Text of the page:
Colorado Sen. Cory Gardner said this morning that he doesn’t want people to play politics with the coronavirus outbreak. He did so while ignoring the massive public health budget cuts in recent years and his own history of using the Ebola outbreak for political gain.
Earlier today on KOA 850-AM, Gardner dismissed a question asking about Trump administration cuts to the public health funding at the Center for Disease Control (CDC) and National Institute of Health.
GARDNER: “Congress has funded CDC and NIH robustly over the past several years. I don’t want people to play partisanship on this and I hope you don’t see people go to their political corners because there’s an election eight months from now either to create some kind of a panic or because they want to put on their Democrat or Republican shirts.”
But Gardner’s statement is contradicted by news reports on cuts to public health funding, particularly at the CDC.
The Washington Post detailed drastic CDC cuts in an article titled, “CDC to cut by 80 percent efforts to prevent global disease outbreak.” It noted that “countries where the CDC is planning to scale back include some of the world’s hot spots for emerging infectious disease, such as China….”
More recently, Foreign Policy magazine noted that the cuts to the CDC were so severe that “much of its staff was laid off and the number of countries it was working in was reduced from 49 to merely 10.”
Just a couple months later in May of 2018, the article continues, “Trump ordered the NSC’s entire global health security unit shut down.”
Gardner Silent While CDC Budget Slashed
Today Gardner is tweeting out letters he has written since the outbreak began, requesting full funding for the Center for Disease Control’s coronavirus efforts.
However for the last two years, while the Trump administration slashed Obama-era programs and staff specifically designed for world health crises such as this, Gardner hasn’t sent letters or objected in any way to any of the cuts.
Furthermore, Gardner has–for a decade–consistently voted to cut public health and pandemic response funding from the federal budget.
In July 2017, Gardner voted for the Health Care Freedom Act, also known as the “skinny repeal,” which in addition to gutting Obamacare, would have eliminated the CDC’s Prevention and Public Health Fund for 2019 and beyond. The skinny repeal failed, in part, thanks to the late Sen. John McCain’s (R-AZ) against it.
Lest anyone argue the public health funding was just collateral damage in Gardner’s vote to repeal the Affordable Care Act, five years earlier Gardner voted for a much narrower piece of legislation that targeted only the CDC’s public health funding. According to Congressional Quarterly, he voted to “repeal the Prevention and Public Health Fund established by the health care overhaul law…and rescind any unobligated funds.”
Yesterday, prior to announcing that it would place the responsibility for a solving a deadly international pandemic in the hands of a man who infamously refused to distribute clean needles during an HIV outbreak that ultimately infected over 200 of his constituents, the Trump administration held a closed-door briefing for numerous senators, including Gardner.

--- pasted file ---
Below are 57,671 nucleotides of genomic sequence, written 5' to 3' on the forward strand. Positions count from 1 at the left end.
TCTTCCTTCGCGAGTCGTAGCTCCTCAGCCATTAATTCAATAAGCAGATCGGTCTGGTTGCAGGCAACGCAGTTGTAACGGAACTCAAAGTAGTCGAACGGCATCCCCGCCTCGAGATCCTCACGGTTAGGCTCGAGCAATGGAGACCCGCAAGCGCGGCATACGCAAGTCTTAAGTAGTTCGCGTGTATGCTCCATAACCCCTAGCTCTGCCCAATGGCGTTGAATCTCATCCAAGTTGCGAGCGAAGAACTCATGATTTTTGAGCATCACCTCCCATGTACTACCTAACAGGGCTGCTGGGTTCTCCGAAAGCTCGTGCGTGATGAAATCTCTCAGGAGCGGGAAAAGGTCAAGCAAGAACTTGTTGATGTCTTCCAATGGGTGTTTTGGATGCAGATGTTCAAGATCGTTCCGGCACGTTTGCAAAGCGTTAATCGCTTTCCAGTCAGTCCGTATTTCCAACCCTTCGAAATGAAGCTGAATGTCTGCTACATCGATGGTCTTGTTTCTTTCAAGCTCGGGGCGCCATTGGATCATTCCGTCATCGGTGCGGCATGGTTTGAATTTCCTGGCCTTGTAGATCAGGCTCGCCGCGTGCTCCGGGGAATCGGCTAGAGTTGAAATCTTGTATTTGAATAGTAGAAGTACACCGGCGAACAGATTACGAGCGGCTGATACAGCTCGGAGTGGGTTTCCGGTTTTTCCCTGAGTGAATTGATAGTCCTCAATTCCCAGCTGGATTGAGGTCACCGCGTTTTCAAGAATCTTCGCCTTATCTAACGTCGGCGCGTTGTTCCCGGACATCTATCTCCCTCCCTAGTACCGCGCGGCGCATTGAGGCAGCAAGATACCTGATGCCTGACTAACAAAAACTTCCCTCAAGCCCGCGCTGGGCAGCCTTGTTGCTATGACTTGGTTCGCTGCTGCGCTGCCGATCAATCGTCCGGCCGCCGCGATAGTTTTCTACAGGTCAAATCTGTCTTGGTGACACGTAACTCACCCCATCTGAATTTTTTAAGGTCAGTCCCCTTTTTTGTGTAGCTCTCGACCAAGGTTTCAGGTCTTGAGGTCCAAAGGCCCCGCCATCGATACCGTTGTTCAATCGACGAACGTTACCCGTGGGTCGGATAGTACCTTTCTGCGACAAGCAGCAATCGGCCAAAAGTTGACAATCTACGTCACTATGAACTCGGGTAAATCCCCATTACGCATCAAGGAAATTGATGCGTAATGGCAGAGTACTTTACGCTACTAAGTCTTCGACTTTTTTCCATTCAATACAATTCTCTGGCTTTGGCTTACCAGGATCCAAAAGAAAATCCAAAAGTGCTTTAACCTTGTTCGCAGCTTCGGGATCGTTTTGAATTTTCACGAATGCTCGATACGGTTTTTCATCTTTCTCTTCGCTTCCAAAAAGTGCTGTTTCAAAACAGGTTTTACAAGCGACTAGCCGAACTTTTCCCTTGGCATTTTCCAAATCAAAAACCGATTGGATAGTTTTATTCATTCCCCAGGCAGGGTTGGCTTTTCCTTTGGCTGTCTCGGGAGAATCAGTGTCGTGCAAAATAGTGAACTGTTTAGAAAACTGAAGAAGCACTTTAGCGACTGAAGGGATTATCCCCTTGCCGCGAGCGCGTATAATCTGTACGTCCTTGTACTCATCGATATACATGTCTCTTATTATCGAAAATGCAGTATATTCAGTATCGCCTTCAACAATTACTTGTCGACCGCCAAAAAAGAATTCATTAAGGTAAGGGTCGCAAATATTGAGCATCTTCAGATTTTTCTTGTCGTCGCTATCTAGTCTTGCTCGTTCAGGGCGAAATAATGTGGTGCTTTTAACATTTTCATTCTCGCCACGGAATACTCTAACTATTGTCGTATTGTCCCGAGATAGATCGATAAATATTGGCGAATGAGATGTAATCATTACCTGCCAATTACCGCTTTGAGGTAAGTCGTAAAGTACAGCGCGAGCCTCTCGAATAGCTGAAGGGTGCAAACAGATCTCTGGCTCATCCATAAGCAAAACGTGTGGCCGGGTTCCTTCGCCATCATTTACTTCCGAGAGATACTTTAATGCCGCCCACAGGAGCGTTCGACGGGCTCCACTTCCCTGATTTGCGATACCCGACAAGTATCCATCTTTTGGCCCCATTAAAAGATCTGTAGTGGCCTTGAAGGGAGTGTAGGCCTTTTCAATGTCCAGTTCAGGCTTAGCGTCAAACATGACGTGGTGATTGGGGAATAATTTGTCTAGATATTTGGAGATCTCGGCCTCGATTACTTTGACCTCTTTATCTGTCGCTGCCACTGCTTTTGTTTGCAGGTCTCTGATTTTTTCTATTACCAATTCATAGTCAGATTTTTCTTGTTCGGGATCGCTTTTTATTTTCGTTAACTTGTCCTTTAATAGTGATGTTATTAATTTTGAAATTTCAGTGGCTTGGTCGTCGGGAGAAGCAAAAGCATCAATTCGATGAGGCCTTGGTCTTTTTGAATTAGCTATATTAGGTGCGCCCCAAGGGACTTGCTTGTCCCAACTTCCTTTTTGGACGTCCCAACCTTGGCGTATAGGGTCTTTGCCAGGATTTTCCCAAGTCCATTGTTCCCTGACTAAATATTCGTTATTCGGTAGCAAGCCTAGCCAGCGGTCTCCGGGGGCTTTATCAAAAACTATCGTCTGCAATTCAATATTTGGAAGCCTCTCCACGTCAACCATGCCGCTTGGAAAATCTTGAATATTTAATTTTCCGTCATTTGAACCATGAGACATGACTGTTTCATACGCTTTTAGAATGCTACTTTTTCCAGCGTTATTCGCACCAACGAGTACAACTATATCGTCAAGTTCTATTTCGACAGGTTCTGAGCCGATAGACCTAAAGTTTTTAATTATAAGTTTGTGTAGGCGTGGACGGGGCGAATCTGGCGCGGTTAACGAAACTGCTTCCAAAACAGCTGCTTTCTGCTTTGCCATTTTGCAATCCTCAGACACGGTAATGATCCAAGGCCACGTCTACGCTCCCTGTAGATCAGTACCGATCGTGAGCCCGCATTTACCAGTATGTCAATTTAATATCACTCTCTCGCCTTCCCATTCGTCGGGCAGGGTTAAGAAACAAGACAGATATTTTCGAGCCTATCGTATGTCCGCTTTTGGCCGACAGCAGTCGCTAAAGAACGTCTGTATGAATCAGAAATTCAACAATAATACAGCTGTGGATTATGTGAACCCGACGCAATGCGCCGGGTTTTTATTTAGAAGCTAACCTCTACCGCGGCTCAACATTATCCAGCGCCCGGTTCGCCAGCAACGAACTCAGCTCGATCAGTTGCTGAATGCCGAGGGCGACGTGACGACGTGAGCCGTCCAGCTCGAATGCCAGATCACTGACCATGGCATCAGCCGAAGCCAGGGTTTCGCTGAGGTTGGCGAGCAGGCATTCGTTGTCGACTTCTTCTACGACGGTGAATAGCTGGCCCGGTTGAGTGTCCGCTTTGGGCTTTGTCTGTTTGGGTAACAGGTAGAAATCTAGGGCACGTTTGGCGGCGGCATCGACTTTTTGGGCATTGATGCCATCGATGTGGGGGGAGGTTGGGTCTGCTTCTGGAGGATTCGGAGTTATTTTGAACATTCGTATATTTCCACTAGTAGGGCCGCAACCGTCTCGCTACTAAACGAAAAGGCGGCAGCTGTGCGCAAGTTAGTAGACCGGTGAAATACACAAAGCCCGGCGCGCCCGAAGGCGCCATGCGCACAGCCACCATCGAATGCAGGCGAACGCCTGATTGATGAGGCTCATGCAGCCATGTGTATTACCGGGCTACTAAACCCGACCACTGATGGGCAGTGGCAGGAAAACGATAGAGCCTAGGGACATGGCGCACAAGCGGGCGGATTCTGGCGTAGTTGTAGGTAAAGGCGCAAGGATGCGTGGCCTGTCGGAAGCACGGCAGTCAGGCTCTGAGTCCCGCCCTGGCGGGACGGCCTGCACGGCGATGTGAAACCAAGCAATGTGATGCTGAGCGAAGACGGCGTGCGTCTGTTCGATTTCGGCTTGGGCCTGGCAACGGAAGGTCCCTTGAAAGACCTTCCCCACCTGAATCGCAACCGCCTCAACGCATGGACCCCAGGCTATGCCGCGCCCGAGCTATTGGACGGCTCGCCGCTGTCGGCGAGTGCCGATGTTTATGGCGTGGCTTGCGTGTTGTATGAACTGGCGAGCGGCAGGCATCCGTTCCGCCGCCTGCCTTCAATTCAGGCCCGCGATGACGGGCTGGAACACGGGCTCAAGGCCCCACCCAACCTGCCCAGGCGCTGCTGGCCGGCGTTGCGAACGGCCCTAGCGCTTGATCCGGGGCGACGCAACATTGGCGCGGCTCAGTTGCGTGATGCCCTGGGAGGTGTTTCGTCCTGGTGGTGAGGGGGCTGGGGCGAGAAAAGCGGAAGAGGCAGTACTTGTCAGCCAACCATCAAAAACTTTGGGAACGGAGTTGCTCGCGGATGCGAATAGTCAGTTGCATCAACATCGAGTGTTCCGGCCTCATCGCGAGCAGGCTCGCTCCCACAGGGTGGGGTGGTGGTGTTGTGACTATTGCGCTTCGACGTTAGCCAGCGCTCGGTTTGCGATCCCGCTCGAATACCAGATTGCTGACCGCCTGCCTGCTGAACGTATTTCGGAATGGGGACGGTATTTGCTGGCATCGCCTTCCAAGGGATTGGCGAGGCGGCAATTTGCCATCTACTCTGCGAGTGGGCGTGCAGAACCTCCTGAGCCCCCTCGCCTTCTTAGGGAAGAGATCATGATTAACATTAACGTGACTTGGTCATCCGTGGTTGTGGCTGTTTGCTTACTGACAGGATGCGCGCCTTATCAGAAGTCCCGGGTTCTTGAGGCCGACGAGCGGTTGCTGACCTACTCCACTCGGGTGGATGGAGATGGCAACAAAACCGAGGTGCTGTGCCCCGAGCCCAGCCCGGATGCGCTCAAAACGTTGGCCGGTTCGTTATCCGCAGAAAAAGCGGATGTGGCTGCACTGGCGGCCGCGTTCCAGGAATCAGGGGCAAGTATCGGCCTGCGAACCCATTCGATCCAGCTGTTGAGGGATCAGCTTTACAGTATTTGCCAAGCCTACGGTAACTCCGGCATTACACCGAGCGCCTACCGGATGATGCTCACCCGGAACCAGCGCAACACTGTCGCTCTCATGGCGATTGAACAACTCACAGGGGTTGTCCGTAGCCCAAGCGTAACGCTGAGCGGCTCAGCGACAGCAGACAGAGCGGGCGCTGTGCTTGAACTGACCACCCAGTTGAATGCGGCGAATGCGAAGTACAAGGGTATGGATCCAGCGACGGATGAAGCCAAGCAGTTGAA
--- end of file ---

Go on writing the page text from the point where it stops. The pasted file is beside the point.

Gardner’s public statement following the briefing gave no indication that he was concerned about the Trump Administration’s response:
His “I stand ready” take stood in stark contrast to the reaction of many of his colleagues, both Republicans and Democrats, who didn’t hold back their concerns. As reported by CPR’s Caitlyn Kim:
“Colorado Sen. Michael Bennet was underwhelmed by a closed-door briefing on the Trump Administration’s response to the COVID-19 virus outbreak. The Democrat said in a statement that the administration’s response to the growing global health crisis has been “pitiful” and “lacks a clear and comprehensive strategy to address this challenge.”
The skepticism extended across party lines. Republican Sen. John Kennedy of Louisiana said after the briefing, “I was not impressed.” And Democratic Sen. Patty Murray of Washington said, “I am very concerned that we are not prepared for this or for anything like it in the future.”
Sen. Richard Blumenthal (D-CN) was even more blunt:
In budget discussions later in the day, the White House proposed an appropriation of nearly $2 billion, including $538 million transferred from current efforts to fight Ebola in Africa.
House Republicans publicly decried the amount as insufficient and the sourcing as unwise. House Republican Leader Kevin McCarthy suggested doubling the amount.
Here in Colorado, however, Gardner says funding is robust, and he doesn’t want anyone to politicize this crisis.
It’s worth noting that the last time Gardner was running for office, he was strongly criticized by Politifact for politicizing a public health crisis, specifically the Obama administration’s response to Ebola.
Republicans and Democrats Several of expressed concern about the country’s increased vulnerability to pandemics long before the coronavirus outbreak.
The Center for Strategic & International Studies’s Commission on Strengthening America’s Health Security, which includes two Senators and four Representatives, half Republicans and half Democrats), released a report last November outlining several steps needed to keep America safe. It did not pull punches:
“In reality, the American people are far from safe. To the contrary, the United States remains woefully ill-prepared to respond to global health security threats.”
Its first two recommendations were direct responses to Trump administration rollbacks: 1. Restore health security leadership at the White House National Security Council; 2. Commit to full and sustained multi-year funding for the Global Health Security Agenda.
An email requesting comment on the apparent disparity between Gardner’s statements about “robust funding” and drastic CDC budget cuts was not immediately returned.